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I wasn’t out of the woods after all Suddenly, the noise behind me made me go back to panic mode

I thought I was done with all my research on celebrity deaths but I went back and discovered a whole new world.

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In my most recent blog post, which was written in July of last year, I explained that I was “breaking up” with advocacy. With the pandemic and Tori Geib’s passing, I just didn’t have the stomach for it like I had in years past. Aside from being exhausting in and of itself, the constant (or at least seemingly constant) petty drama between advocates was a major drag. Plus, my son’s college graduation, wedding, and the news that they are expecting their first child. The things I valued most no longer were.

Since January 2022, when my granddaughter Piper was born, my entire world has revolved around this beautiful little peanut. I never knew my ice-cold soul could love a tiny human being so deeply who I did not give birth to. When she smiles, it’s so big it makes me want to cry. But the universe had other plans, and here we are. I wasn’t supposed to know her, and I’ll never know why. I have zero problems with that at all.

However, let me stray from my point…..

Then, on the eighth of August, I was brought back inside. Olivia Newton-John, a famous singer, passed away due to metastatic breast cancer. Her 1992 breast cancer diagnosis was public knowledge. She underwent the full gamut of treatment options, including mastectomy, chemotherapy, and reconstruction. The doctors declared her “cured” (insert eye-roll). When doctors checked her bones in 2013, they found cancer had spread there as well. Her shoulder, to be exact. Later, in 2017, the cancer spread to her spine. The term “Stage 4” wasn’t used until 2017; however, I want to be clear that Olivia Newton-John was diagnosed with metastatic breast cancer in 2013. That’s also the year I received my diagnosis. Yet, after her death, it was reported that she had fought breast cancer for 30 years. I figured the media would use combat terminology, but I wasn’t prepared for the mountain of false claims that followed. Dame For the past three decades, Olivia’s breast cancer has been in remission. She was asymptomatic (not receiving treatment for her condition) for 21 years. She was diagnosed with active cancer in 2013 when it spread to her shoulder, and again in 2017 when it metastasized to her spine.

When in reality it was metastatic breast cancer, the media said she died of “spine cancer” or that she had the disease. Choosing your words carefully is essential in this case because breast cancer that stays in the breast isn’t usually fatal. As soon as it spreads to a vital organ, such as the bones, it is already too late to treat. Today, we enter Phase Four. Sadly, Stage 5 does not exist. After reading all of this false information, my brain felt like it was going to explode. Eventually, I just burst into tears. I just couldn’t keep quiet. This is why I took to Twitter and made a thread of five tweets to clarify some things. I had no idea that it would be retweeted so many times (60! ), or that nearly 15,000 people would see that thread.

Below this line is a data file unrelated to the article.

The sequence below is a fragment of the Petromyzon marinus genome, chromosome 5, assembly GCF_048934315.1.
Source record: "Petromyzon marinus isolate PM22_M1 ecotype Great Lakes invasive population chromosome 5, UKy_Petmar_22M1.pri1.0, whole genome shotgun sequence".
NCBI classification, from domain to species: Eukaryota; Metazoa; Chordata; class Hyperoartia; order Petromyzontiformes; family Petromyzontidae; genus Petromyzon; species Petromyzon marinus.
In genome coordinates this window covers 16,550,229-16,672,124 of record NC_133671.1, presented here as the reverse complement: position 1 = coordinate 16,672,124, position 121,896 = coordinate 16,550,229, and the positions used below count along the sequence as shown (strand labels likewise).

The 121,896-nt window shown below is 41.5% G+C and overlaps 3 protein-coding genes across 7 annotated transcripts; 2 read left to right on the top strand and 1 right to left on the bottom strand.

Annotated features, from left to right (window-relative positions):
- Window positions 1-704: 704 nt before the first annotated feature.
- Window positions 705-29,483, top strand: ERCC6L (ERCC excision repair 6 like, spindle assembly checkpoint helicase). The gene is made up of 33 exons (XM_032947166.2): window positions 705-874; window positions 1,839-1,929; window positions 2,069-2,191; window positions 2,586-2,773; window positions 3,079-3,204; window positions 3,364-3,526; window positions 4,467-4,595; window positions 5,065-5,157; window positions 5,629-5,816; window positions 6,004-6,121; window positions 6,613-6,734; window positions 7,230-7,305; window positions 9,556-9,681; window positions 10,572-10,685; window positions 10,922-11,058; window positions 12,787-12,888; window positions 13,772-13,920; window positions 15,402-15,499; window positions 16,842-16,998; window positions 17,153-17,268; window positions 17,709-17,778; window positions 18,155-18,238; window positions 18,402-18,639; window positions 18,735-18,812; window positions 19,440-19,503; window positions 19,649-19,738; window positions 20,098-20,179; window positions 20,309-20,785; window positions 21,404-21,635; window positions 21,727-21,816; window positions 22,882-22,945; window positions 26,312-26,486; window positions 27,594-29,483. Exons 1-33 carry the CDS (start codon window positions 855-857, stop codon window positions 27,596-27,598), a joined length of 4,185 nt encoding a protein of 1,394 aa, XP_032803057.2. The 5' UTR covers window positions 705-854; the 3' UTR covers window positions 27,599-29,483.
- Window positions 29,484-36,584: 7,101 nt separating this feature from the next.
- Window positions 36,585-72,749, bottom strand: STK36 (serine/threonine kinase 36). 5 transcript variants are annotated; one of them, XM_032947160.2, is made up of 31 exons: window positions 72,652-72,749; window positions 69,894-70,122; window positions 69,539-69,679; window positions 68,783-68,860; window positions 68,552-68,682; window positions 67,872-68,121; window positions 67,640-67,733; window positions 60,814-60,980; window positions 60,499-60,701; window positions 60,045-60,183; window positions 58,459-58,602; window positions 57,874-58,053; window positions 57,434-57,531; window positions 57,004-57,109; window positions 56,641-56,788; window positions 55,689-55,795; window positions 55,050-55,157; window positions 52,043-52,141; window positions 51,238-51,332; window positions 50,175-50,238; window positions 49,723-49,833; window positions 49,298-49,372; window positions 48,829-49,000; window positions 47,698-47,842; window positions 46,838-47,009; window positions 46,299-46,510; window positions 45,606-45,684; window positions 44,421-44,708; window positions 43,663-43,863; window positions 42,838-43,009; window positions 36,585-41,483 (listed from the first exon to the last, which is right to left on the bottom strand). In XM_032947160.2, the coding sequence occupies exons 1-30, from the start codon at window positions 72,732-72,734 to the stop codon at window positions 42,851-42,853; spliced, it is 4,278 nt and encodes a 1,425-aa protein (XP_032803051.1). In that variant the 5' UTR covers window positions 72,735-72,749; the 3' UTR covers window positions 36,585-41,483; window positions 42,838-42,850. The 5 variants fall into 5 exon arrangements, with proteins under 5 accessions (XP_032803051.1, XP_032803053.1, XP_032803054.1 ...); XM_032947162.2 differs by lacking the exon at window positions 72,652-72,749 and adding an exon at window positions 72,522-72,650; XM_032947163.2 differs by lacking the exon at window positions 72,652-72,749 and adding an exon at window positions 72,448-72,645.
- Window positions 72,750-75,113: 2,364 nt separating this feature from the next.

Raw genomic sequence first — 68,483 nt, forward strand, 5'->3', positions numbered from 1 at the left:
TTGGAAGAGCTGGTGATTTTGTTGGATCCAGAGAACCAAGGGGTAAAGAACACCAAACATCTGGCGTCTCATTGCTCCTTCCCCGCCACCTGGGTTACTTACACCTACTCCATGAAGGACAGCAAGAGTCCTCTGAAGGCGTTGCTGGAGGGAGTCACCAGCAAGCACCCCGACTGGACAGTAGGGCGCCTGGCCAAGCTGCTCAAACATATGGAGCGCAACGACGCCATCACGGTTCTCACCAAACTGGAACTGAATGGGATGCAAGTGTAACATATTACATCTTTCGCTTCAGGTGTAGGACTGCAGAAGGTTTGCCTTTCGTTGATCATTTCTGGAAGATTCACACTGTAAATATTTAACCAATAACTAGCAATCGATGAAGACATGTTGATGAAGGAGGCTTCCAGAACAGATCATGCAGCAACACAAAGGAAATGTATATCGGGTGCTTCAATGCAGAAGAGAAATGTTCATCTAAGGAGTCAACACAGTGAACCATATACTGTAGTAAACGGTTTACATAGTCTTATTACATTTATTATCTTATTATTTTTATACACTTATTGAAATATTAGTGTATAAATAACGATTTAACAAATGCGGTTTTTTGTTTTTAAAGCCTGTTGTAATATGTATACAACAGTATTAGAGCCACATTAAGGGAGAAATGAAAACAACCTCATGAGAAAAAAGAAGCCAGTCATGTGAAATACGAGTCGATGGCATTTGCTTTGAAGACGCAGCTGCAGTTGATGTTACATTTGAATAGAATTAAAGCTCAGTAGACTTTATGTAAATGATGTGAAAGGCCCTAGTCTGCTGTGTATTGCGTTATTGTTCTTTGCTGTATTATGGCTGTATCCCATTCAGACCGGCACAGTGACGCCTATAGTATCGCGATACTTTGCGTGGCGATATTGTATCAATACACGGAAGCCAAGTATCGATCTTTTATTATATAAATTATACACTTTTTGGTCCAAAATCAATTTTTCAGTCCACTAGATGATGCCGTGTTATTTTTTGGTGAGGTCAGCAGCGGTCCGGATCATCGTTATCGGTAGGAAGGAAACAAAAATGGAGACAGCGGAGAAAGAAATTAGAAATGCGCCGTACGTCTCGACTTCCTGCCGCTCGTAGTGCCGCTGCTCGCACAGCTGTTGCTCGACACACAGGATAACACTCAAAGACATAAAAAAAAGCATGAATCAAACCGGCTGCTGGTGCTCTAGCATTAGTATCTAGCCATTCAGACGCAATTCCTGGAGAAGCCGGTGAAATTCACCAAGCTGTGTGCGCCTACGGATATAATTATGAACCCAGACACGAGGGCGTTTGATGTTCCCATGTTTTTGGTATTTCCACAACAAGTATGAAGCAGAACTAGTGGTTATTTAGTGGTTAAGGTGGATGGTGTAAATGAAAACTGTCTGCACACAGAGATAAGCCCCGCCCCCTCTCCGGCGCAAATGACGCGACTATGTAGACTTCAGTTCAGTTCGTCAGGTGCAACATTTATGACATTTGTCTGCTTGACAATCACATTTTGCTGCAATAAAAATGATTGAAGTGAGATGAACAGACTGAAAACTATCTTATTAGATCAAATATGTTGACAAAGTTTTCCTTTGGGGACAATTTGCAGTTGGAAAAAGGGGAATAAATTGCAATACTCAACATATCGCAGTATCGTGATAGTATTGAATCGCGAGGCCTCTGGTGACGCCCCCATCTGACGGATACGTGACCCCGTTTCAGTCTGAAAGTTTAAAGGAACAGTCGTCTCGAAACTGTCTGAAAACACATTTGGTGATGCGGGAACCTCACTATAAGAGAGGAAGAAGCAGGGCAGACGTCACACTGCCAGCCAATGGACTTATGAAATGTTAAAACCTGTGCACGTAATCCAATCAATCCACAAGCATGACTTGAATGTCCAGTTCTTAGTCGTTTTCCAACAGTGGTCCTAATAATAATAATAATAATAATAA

On August 10th, I was taken aback to receive an email from Yahoo.com’s Senior Editor and journalist Beth Greenfield. My string of tweets was seen by her. She was attempting to contact me. Responding to her email only took me three seconds. Interviews are nothing new for me. Despite my best efforts, not everything I write gets published. Towards the end of the day, we managed to have a conversation. She was able to relate to me because she had experienced a similar situation herself, a diagnosis of breast cancer. After talking with you, I felt much better. Until I read her article, I couldn’t be sure, but I had a good feeling that she wanted her readers to grasp the point I was making on Twitter.

The piece appeared online late on August 17th. Jo Taylor, a friend and fellow advocate, tweeted about it the next morning, and I didn’t see it until then. I want to express my deep appreciation to Beth Greenfield for contributing to this outstanding article. In particular, I am pleased that she mentioned the groups I suggested the general public look into if they are interested in supporting metastatic breast cancer research. These groups are the BCRF, Metavivor, and the Cancer Couch Foundation.

Having said that, I still intend to be an outspoken advocate. While I did become frustrated by the widespread misunderstanding of metastatic breast cancer, I simply do not have the time or energy to resume my role as a full-time advocate and tour constantly. I look forward to spending time with my loved ones, including my husband and Piper (to the extent that my children will allow).

The article that was recently featured on Yahoo Life can be accessed here if you missed it.